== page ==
This is the so-called Avenue of Rams or Ram-headed sphinxes leading to the 1st pylon (monumental gateway) of the sprawling Karnak Temple in Luxor. Like the famous sphinx at Giza in the north of the country, these sphinxes have the body of a lion. The figures between their legs represent Ramesses II, one of the country’s most influential ancient kings.


Can you name that country? 
See below for answers.

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Madam King: Hatshepsut of Egypt

Temple of Hatshepsut, near Luxor, Egypt

Temple of Hatshepsut, near Luxor, Egypt

Hatshepsut was the daughter of the early New Kingdom pharaoh Thutmose I and his queen. The only surviving son of Thutmose I was by a secondary wife. In terms of dynastic succession, this was not an ideal situation. Still, a son by a secondary wife, was better than a daughter by the queen. As was the custom, Hatshepsut married this son of a secondary wife, her 1/2 brother Thutmose II, and became his queen. Together, Hatshepsut and Thutmose II had one daughter, no sons. But Thutmose II did have a son with a lesser wife, just in the nick of time. When Thutmose II died, Queen Hatshepsut became regent for her infant stepson, Thutmose III. Continue reading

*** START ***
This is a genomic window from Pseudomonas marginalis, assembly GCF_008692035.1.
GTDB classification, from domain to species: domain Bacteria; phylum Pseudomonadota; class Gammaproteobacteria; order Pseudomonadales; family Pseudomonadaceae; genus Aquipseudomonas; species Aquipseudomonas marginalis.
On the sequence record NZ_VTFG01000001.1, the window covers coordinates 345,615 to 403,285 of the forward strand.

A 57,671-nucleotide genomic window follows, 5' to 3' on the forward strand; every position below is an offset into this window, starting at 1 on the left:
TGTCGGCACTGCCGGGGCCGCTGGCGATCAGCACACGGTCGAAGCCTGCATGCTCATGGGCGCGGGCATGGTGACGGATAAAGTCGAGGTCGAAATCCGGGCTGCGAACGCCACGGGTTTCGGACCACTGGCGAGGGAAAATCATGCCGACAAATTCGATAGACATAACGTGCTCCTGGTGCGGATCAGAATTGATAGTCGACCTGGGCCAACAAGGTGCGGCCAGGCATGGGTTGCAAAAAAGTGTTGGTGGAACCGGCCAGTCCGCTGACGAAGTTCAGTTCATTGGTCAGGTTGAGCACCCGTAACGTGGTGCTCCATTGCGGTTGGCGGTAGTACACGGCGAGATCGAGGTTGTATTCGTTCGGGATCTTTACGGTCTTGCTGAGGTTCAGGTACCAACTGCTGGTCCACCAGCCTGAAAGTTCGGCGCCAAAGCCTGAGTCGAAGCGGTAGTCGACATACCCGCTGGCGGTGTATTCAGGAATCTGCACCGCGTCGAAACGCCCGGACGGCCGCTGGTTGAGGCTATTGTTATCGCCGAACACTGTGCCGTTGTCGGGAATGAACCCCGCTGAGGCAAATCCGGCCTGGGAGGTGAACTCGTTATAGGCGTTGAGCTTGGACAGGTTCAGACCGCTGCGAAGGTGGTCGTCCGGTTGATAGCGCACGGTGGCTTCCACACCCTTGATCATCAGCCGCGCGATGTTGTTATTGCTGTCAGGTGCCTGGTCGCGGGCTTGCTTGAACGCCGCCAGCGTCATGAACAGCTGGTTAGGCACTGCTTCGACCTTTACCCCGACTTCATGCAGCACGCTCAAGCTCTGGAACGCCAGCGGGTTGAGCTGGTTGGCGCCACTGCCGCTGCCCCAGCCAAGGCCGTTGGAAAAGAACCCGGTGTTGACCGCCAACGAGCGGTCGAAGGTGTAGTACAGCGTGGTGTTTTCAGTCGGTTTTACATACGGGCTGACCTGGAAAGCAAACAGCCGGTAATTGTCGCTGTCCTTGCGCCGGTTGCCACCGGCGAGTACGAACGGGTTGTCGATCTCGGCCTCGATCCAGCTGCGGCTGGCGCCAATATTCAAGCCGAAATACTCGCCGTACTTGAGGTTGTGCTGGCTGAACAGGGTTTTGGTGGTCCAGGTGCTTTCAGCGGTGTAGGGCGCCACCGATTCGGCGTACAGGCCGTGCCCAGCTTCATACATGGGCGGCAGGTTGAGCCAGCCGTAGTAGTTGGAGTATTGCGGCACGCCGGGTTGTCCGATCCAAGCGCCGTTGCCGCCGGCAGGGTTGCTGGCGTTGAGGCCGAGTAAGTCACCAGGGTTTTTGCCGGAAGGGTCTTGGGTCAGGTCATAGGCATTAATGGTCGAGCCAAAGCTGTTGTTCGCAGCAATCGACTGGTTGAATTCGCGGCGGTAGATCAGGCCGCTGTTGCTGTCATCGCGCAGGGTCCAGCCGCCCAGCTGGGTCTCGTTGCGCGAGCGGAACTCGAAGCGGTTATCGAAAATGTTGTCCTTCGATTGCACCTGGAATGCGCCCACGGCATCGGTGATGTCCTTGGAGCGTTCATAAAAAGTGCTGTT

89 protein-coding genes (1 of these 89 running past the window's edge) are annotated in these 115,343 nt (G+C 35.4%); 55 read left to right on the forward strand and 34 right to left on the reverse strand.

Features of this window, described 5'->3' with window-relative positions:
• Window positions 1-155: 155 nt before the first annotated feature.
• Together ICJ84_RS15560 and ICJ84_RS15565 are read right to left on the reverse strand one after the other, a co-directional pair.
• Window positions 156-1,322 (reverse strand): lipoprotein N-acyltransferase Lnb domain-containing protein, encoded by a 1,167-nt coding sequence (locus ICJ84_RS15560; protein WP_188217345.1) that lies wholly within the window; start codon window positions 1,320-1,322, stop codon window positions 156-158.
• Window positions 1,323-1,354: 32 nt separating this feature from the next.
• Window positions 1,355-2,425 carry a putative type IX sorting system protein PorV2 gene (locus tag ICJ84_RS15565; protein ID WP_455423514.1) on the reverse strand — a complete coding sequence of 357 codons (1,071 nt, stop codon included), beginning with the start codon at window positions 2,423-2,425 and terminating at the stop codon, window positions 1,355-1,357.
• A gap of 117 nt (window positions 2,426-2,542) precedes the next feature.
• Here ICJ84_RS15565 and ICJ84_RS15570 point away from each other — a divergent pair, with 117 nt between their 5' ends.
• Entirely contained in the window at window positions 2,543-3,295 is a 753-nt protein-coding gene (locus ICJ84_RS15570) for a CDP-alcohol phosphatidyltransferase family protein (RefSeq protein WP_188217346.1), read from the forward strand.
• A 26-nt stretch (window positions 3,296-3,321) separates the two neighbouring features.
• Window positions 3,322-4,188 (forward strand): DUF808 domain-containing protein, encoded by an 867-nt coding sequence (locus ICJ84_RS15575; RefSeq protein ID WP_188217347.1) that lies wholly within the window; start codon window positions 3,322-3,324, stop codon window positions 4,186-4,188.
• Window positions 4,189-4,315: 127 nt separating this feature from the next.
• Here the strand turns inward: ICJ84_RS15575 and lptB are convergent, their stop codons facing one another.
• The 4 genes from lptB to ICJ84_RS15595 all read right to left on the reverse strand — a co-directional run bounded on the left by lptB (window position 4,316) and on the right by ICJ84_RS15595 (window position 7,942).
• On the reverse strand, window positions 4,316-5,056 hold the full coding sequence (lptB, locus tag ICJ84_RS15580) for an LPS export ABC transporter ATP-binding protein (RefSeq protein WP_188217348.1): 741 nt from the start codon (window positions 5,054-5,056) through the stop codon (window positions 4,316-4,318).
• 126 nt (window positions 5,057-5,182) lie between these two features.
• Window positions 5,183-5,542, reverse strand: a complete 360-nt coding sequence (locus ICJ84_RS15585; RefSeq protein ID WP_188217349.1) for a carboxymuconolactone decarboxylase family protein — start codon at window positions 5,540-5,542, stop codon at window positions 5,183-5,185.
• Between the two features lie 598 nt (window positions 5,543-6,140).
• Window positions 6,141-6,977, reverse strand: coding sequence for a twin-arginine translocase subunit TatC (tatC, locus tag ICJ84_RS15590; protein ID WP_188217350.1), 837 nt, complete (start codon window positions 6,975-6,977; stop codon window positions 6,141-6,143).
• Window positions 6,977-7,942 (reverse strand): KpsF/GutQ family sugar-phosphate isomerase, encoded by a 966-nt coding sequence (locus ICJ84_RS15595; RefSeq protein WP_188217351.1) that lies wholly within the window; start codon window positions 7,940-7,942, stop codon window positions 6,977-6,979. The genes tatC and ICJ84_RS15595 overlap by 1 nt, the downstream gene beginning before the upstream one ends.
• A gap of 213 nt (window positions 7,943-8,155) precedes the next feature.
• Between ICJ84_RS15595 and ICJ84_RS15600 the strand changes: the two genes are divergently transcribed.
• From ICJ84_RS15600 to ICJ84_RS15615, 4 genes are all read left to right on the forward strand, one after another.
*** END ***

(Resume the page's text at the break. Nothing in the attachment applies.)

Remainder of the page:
Karnak the Magnificent

What Luxor, Egypt attraction is the largest place of worship ever built?

It doesn’t take a wizard to proclaim the magnificence of Karnak Temple in Luxor. After the pyramids at Giza, it’s the 2nd most visited site in Egypt. It’s really a temple complex, with multiple temples added and embellished by a long series of pharaohs over the course of 2,000 years. It was known to the ancient Egyptians as The Most Sacred Place and is reputed to be the largest place of worship ever built anywhere.

Click to see Egypt tours that include visits to Karnak Temple. Continue reading